"Takeaway beer" or "take away beer"?

Wandering around the internet looking for examples of extreme, crazy, or extremely crazy laws, I found these;

Only a qualified electrician is allowed to change a light bulb in Victoria, Australia

In Canada, by law, one out of every five songs on the radio must be sung by a Canadian

In Florida, it is illegal to pass wind in a public place after 6pm on Thursdays

In all of these instances, I find it hard to disagree. Anything electrical is potentially life threatening. Who among us hasn't screwed in that bulb only to get a vivid surprise when the bulb springs to life, indicating our lack of forethought where surging volts of death are concerned? Secondly, if we all started doing the jobs of electricians, they might be encouraged to take up secretarial work, or policing, that's not a good idea.

Canada has produced some awesome songsters. Leonard Cohen, Alanis Morissette and Joni Mitchell are just some of the amazing musicians from the land of maple syrup, so the chances of having to listen to Justin Bieber or Celine Dion that often seems within tolerance levels.

As for Floridian flatulence, well chances are that you're only going to be adding to the unnecessarily high methane levels if you go around casually bottom burping so maybe it should be enforced globally?

None of these laws would stop me from enjoying my time in these countries but that is where they differ from Indonesia's recent decision to remove bottled beer from sale in Minimarts.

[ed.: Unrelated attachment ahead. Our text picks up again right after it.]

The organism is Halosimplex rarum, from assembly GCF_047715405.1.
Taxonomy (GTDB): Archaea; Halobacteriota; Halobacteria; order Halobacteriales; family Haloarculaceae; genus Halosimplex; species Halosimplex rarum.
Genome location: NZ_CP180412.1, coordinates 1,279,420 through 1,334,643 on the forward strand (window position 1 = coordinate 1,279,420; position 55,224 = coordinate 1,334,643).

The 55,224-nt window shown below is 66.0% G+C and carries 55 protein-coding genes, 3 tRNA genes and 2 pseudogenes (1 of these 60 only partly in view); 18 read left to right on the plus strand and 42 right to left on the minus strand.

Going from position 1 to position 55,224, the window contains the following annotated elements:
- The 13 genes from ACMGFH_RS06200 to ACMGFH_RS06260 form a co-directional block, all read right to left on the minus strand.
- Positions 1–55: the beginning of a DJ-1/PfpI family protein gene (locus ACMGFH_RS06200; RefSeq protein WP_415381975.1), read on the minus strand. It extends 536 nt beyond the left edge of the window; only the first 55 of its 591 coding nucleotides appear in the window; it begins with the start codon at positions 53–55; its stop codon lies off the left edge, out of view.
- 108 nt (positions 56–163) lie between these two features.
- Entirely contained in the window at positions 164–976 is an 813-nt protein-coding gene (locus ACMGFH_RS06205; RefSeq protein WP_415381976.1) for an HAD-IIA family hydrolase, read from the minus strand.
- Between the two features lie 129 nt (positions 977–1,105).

The government of recently elected President Joko Widodo seems to be doing all it can to appease it's conservative coalition partners. To protect the morals of young people in a 90%-plus Muslim populated country by removing the temptation from the purchaser and the Minimart sales staff, is something I could live with. 

However, as far as I have been able to determine, the ban only applies to the "local store", not the supermarkets, even going so far as to specify that any supermarket with more than 12 square metres of sales floor area may continue to sell beer as long as it is located in an area next to the checkout.

So I'm perplexed at having visited the four big supermarkets in my local area this weekend; Hypermart, Farmers Market, Giant and Carrefour, to discover that they have all removed beer from their shelves and when asking a member of staff about it I was greeted with thinly veiled contempt. And laughter. 


It is not a need for alcohol on a daily basis that drives me, just the need to be able to enjoy a cold, frosty pilsner in the comfort of my own home whenever I feel like it. This is why I have less of an issue with the minimarts being banned from selling it. But why the need for supermarkets to jump upon the same waggon? 

Sure, beer is still available in restaurants, but at marked up prices and not the comfort of my own home. The agreement to allow Bali to be exempt from the law, on the grounds of disrupting tourism, is so shallow it resembles a beer stain. Tourism is a driver throughout the archipelago.

I also don't believe it's 'Creeping Sharia', a term that suggests Indonesia's slow move to that kind of  government. Rather, it's probably similar to visas and other red tape where the right hand refuses to take any interest in what the left is doing.